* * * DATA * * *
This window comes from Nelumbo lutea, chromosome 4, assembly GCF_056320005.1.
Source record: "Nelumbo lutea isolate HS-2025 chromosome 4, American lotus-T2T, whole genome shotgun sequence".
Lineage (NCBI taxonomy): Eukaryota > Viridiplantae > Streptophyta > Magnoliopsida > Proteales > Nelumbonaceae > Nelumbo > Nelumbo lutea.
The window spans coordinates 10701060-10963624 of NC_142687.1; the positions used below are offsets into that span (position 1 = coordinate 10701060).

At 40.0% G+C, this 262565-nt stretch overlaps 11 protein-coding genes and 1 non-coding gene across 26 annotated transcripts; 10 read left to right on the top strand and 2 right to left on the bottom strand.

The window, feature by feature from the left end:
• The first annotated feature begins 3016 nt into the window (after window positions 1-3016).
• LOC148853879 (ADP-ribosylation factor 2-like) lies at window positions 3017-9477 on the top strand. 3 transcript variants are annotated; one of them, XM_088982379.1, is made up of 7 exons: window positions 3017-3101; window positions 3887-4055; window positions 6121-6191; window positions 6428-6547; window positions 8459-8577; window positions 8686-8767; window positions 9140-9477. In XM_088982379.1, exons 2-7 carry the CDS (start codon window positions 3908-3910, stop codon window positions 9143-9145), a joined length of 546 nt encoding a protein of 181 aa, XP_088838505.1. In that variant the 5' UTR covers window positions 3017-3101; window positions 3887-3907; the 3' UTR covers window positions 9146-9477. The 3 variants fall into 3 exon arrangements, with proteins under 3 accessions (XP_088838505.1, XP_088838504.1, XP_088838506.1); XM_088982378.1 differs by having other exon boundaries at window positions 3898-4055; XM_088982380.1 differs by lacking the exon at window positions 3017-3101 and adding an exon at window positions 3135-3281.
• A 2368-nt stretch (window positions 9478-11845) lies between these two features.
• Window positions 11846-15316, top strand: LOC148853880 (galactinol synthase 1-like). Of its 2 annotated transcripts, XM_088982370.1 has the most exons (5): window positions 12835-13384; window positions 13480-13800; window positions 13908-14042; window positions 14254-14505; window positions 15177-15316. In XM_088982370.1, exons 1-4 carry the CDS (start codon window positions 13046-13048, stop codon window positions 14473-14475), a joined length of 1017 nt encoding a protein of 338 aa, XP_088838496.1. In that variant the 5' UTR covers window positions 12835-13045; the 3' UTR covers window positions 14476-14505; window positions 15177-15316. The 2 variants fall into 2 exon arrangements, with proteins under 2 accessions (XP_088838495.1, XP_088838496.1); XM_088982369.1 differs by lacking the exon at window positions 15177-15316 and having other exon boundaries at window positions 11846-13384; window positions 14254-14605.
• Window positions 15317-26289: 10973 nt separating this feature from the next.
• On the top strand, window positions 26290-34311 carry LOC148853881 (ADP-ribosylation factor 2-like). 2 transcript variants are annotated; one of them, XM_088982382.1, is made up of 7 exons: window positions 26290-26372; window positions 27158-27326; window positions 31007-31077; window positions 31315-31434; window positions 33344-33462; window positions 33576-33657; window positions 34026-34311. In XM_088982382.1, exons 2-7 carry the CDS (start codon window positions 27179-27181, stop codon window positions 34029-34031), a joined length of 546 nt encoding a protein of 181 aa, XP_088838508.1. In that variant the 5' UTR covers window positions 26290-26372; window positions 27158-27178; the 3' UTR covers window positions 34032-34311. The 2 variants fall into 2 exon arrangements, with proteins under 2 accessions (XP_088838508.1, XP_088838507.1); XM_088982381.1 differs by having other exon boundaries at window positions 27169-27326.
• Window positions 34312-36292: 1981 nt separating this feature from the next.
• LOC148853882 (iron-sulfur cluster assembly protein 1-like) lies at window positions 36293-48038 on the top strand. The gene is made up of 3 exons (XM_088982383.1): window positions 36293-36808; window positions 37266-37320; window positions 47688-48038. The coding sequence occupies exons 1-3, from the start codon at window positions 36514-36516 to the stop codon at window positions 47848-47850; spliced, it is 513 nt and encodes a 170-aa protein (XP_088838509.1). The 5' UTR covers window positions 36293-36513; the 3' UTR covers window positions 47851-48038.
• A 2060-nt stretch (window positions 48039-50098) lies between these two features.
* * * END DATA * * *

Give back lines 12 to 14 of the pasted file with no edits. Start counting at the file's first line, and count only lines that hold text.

• On the top strand, window positions 26290-34311 carry LOC148853881 (ADP-ribosylation factor 2-like). 2 transcript variants are annotated; one of them, XM_088982382.1, is made up of 7 exons: window positions 26290-26372; window positions 27158-27326; window positions 31007-31077; window positions 31315-31434; window positions 33344-33462; window positions 33576-33657; window positions 34026-34311. In XM_088982382.1, exons 2-7 carry the CDS (start codon window positions 27179-27181, stop codon window positions 34029-34031), a joined length of 546 nt encoding a protein of 181 aa, XP_088838508.1. In that variant the 5' UTR covers window positions 26290-26372; window positions 27158-27178; the 3' UTR covers window positions 34032-34311. The 2 variants fall into 2 exon arrangements, with proteins under 2 accessions (XP_088838508.1, XP_088838507.1); XM_088982381.1 differs by having other exon boundaries at window positions 27169-27326.
• Window positions 34312-36292: 1981 nt separating this feature from the next.
• LOC148853882 (iron-sulfur cluster assembly protein 1-like) lies at window positions 36293-48038 on the top strand. The gene is made up of 3 exons (XM_088982383.1): window positions 36293-36808; window positions 37266-37320; window positions 47688-48038. The coding sequence occupies exons 1-3, from the start codon at window positions 36514-36516 to the stop codon at window positions 47848-47850; spliced, it is 513 nt and encodes a 170-aa protein (XP_088838509.1). The 5' UTR covers window positions 36293-36513; the 3' UTR covers window positions 47851-48038.